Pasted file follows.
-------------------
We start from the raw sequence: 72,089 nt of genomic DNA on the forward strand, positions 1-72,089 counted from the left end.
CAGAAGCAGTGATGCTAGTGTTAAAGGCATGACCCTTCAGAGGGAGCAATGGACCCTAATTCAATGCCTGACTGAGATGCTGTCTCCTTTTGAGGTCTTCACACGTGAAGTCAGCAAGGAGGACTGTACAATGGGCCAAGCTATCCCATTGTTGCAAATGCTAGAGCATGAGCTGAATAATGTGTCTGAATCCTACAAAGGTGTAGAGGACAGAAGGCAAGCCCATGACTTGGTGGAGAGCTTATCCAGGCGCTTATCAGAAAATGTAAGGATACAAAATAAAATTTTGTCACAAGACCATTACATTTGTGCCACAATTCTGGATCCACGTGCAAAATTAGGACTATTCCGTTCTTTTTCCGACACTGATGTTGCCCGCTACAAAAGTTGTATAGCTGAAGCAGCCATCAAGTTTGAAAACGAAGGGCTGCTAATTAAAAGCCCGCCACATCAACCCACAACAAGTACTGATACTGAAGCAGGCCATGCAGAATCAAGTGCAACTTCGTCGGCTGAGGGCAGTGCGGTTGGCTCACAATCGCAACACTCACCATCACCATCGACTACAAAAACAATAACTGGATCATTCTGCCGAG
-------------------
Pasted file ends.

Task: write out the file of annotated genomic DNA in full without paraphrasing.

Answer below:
We start from the raw sequence: 72,089 nt of genomic DNA on the forward strand, positions 1-72,089 counted from the left end.
CAGAAGCAGTGATGCTAGTGTTAAAGGCATGACCCTTCAGAGGGAGCAATGGACCCTAATTCAATGCCTGACTGAGATGCTGTCTCCTTTTGAGGTCTTCACACGTGAAGTCAGCAAGGAGGACTGTACAATGGGCCAAGCTATCCCATTGTTGCAAATGCTAGAGCATGAGCTGAATAATGTGTCTGAATCCTACAAAGGTGTAGAGGACAGAAGGCAAGCCCATGACTTGGTGGAGAGCTTATCCAGGCGCTTATCAGAAAATGTAAGGATACAAAATAAAATTTTGTCACAAGACCATTACATTTGTGCCACAATTCTGGATCCACGTGCAAAATTAGGACTATTCCGTTCTTTTTCCGACACTGATGTTGCCCGCTACAAAAGTTGTATAGCTGAAGCAGCCATCAAGTTTGAAAACGAAGGGCTGCTAATTAAAAGCCCGCCACATCAACCCACAACAAGTACTGATACTGAAGCAGGCCATGCAGAATCAAGTGCAACTTCGTCGGCTGAGGGCAGTGCGGTTGGCTCACAATCGCAACACTCACCATCACCATCGACTACAAAAACAATAACTGGATCATTCTGCCGAG